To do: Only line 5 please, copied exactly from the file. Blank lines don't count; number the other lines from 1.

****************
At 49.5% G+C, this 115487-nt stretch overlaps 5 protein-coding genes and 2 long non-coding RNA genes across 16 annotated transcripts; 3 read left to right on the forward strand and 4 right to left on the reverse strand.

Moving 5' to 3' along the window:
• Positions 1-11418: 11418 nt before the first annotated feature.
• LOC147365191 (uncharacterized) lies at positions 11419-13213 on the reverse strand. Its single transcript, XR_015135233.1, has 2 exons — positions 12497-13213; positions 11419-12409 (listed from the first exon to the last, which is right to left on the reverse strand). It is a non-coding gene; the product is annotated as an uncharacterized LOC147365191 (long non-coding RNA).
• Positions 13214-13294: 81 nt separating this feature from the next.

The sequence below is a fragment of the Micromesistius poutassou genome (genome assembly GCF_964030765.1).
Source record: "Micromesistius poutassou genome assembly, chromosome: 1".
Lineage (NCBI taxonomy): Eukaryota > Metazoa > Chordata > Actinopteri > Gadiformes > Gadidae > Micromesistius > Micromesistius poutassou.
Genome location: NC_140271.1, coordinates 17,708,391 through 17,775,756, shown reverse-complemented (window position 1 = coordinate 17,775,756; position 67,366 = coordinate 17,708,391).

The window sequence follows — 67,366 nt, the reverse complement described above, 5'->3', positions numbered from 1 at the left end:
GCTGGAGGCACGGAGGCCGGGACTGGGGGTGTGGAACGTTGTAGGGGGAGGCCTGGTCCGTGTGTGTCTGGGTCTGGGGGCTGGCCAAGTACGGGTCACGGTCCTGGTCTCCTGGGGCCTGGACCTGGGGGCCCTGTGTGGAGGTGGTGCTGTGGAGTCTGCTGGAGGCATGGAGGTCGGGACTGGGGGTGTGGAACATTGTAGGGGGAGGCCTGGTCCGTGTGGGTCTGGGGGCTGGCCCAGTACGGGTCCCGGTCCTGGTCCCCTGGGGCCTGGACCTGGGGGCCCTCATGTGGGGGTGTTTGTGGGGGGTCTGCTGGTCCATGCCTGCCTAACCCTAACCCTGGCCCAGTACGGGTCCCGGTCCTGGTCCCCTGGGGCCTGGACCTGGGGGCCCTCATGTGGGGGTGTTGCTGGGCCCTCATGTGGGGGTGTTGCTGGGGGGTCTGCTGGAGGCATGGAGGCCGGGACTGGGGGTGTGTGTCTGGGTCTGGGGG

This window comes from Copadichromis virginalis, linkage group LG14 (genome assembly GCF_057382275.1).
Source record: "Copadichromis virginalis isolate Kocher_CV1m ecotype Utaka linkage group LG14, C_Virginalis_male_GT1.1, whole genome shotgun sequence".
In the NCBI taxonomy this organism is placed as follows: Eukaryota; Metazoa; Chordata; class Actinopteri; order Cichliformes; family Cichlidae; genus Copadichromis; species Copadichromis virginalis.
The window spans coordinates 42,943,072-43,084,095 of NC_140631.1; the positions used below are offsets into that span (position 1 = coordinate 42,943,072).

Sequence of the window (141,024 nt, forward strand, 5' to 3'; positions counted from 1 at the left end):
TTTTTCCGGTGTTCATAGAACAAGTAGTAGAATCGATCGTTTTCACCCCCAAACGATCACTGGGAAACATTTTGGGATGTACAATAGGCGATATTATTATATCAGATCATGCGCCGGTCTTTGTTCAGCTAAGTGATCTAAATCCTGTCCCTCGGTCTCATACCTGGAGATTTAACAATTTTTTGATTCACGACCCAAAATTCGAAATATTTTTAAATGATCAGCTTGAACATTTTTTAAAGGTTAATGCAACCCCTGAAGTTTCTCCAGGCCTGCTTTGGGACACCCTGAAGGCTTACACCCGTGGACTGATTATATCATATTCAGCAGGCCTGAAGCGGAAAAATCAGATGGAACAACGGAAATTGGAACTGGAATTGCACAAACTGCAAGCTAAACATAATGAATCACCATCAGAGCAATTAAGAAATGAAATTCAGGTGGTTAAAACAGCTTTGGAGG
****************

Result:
• Positions 13214-13294: 81 nt separating this feature from the next.